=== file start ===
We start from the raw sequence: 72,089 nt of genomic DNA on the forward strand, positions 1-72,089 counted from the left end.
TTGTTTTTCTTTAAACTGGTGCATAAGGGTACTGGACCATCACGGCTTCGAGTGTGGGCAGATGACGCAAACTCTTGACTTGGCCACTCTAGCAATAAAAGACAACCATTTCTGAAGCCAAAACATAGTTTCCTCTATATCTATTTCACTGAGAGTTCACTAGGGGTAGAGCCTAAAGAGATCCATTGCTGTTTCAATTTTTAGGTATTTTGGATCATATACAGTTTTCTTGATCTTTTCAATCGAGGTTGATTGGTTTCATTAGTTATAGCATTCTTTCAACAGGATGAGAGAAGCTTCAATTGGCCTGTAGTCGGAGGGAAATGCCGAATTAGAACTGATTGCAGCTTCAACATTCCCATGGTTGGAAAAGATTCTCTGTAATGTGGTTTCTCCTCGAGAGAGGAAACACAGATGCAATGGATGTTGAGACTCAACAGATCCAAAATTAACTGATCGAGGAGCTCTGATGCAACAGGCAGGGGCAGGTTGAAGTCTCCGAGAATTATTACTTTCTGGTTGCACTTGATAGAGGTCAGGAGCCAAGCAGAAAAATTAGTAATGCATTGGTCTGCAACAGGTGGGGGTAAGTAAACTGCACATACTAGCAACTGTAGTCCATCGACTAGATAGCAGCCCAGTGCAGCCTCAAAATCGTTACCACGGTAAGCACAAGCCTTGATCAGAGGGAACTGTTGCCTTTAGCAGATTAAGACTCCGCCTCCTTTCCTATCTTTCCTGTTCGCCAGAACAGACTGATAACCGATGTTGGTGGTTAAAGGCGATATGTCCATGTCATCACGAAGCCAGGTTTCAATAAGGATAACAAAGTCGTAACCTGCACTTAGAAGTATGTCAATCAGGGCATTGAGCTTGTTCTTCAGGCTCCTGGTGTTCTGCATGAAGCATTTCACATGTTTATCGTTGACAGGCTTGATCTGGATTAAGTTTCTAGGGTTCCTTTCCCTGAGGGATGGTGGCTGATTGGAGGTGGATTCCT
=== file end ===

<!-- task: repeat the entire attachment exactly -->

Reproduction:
We start from the raw sequence: 72,089 nt of genomic DNA on the forward strand, positions 1-72,089 counted from the left end.
TTGTTTTTCTTTAAACTGGTGCATAAGGGTACTGGACCATCACGGCTTCGAGTGTGGGCAGATGACGCAAACTCTTGACTTGGCCACTCTAGCAATAAAAGACAACCATTTCTGAAGCCAAAACATAGTTTCCTCTATATCTATTTCACTGAGAGTTCACTAGGGGTAGAGCCTAAAGAGATCCATTGCTGTTTCAATTTTTAGGTATTTTGGATCATATACAGTTTTCTTGATCTTTTCAATCGAGGTTGATTGGTTTCATTAGTTATAGCATTCTTTCAACAGGATGAGAGAAGCTTCAATTGGCCTGTAGTCGGAGGGAAATGCCGAATTAGAACTGATTGCAGCTTCAACATTCCCATGGTTGGAAAAGATTCTCTGTAATGTGGTTTCTCCTCGAGAGAGGAAACACAGATGCAATGGATGTTGAGACTCAACAGATCCAAAATTAACTGATCGAGGAGCTCTGATGCAACAGGCAGGGGCAGGTTGAAGTCTCCGAGAATTATTACTTTCTGGTTGCACTTGATAGAGGTCAGGAGCCAAGCAGAAAAATTAGTAATGCATTGGTCTGCAACAGGTGGGGGTAAGTAAACTGCACATACTAGCAACTGTAGTCCATCGACTAGATAGCAGCCCAGTGCAGCCTCAAAATCGTTACCACGGTAAGCACAAGCCTTGATCAGAGGGAACTGTTGCCTTTAGCAGATTAAGACTCCGCCTCCTTTCCTATCTTTCCTGTTCGCCAGAACAGACTGATAACCGATGTTGGTGGTTAAAGGCGATATGTCCATGTCATCACGAAGCCAGGTTTCAATAAGGATAACAAAGTCGTAACCTGCACTTAGAAGTATGTCAATCAGGGCATTGAGCTTGTTCTTCAGGCTCCTGGTGTTCTGCATGAAGCATTTCACATGTTTATCGTTGACAGGCTTGATCTGGATTAAGTTTCTAGGGTTCCTTTCCCTGAGGGATGGTGGCTGATTGGAGGTGGATTCCT